Campo Santo Stefano, here depicted at midday, is in the principal sestiere of San Marco, one of the six divisions of Venice, near the Ponte dell'Accademia. The viewpoint looks south from the church of Santo Stefano towards the baroque inland facade of the Palazzo Loredans, in contrast to its more familiar gothic facade overlooking the Rio S. Vitale. Barely visible just beyond it is part of the facade of San Vitale, itself, rebuilt in 1696 by Andrea Tirali. No longer a church, it is now used as a concert venue.
“”Self-styled as painter, architect, and engraver, Visentini enjoyed a long career in Venice where he was connected to the Academia and to the artistic and publishing circle centred around Consul Joseph Smith. Visentini's etchings are distinguished in the confidence and authority of their perspectival projection and etched line. Visentini's buildings seldom sag and never “”sink”” under their own weight into the water of the canals as they occasionally might in the work of Carlevaris and Mariechi. Canaletto's compositions are quite various and are refreshingly dramatic in the contrast between the large foreground buildings and the smaller ones in the receding perspective.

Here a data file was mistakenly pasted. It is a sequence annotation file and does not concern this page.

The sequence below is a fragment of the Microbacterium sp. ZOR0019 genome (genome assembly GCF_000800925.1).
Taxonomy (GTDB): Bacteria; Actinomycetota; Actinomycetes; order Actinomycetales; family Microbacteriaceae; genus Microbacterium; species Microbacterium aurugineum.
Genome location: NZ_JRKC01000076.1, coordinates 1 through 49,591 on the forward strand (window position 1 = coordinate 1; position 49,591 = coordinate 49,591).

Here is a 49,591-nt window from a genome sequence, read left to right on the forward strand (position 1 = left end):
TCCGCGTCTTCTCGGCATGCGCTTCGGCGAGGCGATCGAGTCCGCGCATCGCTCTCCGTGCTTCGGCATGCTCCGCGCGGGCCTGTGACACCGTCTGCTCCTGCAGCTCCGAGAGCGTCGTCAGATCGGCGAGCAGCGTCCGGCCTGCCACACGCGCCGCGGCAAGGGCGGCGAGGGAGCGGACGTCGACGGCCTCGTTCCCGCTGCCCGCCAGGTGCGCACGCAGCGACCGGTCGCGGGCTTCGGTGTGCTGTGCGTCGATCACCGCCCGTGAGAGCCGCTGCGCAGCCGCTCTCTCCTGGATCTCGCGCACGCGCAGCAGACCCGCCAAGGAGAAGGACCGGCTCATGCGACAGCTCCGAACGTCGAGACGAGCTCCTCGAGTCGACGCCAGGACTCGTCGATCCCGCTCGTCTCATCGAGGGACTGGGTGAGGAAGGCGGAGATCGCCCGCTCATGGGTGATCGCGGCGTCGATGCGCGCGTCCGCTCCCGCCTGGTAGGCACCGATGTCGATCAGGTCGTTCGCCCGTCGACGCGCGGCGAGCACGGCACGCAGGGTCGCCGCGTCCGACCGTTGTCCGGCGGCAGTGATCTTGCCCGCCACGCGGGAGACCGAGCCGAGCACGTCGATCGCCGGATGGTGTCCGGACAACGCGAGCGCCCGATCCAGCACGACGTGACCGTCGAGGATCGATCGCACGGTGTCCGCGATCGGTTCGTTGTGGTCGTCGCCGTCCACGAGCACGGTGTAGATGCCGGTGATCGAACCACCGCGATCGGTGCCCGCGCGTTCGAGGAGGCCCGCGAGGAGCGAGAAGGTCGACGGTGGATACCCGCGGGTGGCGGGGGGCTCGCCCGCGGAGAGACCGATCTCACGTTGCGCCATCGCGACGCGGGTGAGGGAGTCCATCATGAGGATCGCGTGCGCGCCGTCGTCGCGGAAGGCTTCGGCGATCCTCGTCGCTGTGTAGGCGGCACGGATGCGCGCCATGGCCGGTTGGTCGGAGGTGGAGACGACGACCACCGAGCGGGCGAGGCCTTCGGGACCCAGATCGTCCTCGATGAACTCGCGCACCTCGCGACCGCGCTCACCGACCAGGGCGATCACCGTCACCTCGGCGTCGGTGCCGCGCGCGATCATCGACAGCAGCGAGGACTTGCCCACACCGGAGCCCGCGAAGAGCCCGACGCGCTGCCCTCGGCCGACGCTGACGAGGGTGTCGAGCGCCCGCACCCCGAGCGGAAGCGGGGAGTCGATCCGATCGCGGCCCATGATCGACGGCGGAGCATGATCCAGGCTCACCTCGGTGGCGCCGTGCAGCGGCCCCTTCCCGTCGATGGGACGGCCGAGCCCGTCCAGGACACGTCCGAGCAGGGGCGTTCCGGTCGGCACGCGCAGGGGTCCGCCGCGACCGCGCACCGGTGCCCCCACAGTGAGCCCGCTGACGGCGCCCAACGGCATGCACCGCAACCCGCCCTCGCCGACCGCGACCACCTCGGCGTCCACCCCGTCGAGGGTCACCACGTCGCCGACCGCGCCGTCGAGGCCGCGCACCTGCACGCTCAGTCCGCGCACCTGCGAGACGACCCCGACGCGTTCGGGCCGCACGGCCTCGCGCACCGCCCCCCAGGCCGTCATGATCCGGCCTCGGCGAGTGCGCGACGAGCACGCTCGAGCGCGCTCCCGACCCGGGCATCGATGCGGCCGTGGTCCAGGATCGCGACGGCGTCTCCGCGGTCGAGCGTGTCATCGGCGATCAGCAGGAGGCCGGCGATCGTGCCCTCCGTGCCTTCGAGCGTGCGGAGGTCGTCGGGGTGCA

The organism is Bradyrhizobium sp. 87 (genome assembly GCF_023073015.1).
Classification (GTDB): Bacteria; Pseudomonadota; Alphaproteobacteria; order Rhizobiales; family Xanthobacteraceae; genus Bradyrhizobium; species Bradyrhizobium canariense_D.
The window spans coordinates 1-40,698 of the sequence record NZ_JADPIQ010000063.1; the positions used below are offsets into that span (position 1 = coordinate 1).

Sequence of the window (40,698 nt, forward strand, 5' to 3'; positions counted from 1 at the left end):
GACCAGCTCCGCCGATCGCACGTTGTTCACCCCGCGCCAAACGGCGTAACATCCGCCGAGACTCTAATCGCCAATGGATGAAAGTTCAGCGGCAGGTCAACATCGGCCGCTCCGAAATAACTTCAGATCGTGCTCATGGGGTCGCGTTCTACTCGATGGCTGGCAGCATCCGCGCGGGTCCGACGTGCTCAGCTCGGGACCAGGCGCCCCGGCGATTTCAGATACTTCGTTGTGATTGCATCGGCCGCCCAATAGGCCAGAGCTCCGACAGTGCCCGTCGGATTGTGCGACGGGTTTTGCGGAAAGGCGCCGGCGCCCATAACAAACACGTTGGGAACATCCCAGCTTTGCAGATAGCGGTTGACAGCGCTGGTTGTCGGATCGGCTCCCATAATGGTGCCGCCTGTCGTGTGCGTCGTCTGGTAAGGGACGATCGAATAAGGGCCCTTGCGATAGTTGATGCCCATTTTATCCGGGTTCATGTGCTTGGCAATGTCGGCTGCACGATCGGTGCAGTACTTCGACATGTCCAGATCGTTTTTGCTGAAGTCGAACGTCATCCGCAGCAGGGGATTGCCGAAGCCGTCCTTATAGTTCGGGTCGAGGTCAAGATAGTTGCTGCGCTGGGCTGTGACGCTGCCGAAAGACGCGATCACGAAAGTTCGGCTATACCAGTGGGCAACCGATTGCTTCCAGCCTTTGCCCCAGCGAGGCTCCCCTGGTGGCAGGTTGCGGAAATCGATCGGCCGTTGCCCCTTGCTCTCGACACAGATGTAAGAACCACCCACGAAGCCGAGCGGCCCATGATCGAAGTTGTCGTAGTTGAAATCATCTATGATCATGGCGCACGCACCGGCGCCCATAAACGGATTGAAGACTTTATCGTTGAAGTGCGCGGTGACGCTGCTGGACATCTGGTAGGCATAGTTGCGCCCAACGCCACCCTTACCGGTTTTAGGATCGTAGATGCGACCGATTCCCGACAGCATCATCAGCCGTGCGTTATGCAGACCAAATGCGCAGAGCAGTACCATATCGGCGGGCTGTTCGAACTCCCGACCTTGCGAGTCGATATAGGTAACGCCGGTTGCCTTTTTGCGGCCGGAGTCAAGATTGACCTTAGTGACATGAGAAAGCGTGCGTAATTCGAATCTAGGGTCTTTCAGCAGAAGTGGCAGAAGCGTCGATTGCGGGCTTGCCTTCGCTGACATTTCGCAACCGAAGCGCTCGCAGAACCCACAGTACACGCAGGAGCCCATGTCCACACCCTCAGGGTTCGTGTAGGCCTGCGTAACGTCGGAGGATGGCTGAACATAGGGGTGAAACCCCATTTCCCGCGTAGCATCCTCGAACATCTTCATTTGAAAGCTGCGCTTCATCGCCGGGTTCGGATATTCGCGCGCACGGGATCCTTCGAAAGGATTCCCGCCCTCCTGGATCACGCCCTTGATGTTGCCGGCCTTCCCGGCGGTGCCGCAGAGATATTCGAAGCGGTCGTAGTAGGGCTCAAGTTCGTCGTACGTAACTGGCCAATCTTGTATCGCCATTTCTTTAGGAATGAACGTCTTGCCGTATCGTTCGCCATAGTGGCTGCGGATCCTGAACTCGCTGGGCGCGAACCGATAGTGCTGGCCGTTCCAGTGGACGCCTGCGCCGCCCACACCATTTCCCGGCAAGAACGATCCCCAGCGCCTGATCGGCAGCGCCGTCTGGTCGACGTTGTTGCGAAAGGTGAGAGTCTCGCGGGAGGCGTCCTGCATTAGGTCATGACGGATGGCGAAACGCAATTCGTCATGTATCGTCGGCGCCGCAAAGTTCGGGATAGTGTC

These views were crucial to forming the image of Venice in the mind of its visitors”” (Millard).
Engraving after Canaletto, 405 x 555 mm.